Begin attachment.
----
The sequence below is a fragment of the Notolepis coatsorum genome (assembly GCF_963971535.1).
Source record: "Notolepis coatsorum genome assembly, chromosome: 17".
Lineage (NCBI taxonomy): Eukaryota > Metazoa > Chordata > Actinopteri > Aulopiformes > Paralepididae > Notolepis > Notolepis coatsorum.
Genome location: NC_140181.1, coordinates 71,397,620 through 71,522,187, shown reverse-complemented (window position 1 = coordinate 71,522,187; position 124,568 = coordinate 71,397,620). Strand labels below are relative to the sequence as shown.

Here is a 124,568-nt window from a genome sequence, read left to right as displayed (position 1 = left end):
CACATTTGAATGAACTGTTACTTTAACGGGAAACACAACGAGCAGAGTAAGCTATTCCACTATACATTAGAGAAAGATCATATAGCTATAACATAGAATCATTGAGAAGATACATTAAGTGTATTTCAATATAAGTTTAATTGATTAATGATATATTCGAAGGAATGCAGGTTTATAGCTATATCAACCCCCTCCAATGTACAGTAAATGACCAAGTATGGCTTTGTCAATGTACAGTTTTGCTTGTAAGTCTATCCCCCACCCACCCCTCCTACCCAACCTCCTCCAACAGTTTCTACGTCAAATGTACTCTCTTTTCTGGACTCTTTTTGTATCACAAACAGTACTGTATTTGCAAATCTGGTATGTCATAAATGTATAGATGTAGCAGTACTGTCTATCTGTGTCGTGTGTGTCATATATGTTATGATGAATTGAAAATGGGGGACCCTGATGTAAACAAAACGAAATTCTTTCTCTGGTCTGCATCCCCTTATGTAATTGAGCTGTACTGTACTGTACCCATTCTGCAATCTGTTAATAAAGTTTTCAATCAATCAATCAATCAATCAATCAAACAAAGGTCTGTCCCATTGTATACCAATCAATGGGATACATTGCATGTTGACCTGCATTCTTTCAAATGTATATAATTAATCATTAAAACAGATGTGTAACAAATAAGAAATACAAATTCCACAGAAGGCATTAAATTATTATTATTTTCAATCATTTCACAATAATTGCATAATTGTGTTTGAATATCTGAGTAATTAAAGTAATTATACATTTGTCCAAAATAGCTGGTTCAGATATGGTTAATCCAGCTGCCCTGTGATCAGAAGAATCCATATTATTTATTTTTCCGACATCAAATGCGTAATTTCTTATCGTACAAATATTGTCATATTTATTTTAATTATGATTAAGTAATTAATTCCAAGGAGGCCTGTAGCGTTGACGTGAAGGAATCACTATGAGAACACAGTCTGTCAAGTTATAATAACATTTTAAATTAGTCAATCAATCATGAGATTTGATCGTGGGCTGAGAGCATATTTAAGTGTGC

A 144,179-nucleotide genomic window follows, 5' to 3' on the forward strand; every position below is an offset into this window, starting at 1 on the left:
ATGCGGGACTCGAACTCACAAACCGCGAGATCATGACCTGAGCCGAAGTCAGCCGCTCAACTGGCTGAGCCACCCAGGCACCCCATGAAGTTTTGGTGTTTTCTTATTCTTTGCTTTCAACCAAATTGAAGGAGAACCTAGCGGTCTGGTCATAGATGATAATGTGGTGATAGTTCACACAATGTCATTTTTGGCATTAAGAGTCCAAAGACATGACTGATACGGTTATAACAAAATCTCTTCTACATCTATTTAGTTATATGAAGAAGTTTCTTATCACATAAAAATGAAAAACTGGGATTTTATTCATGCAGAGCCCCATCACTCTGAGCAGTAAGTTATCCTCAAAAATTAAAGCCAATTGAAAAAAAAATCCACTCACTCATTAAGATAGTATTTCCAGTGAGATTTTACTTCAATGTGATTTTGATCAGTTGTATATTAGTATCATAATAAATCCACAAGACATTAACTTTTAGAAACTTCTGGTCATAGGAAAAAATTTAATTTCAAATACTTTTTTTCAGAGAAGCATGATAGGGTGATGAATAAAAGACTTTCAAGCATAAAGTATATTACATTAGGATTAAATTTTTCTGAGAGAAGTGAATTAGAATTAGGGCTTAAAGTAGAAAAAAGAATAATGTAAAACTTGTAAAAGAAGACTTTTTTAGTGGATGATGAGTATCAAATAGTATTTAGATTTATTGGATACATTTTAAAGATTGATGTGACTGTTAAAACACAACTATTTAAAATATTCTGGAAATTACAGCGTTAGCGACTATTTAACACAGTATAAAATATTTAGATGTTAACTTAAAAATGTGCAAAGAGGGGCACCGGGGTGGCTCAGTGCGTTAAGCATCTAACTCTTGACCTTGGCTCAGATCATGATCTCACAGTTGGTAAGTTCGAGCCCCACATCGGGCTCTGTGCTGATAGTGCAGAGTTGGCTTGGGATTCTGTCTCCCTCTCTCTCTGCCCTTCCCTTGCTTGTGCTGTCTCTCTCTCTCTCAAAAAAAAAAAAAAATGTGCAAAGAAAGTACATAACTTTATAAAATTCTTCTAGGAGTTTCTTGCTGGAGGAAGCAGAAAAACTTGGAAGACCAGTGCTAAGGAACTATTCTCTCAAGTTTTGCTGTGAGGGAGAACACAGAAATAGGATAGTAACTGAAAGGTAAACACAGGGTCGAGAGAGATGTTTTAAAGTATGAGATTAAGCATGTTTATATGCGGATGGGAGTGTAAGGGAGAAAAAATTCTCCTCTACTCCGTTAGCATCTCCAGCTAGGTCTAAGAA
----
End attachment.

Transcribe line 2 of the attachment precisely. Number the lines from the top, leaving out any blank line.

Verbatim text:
Source record: "Notolepis coatsorum genome assembly, chromosome: 17".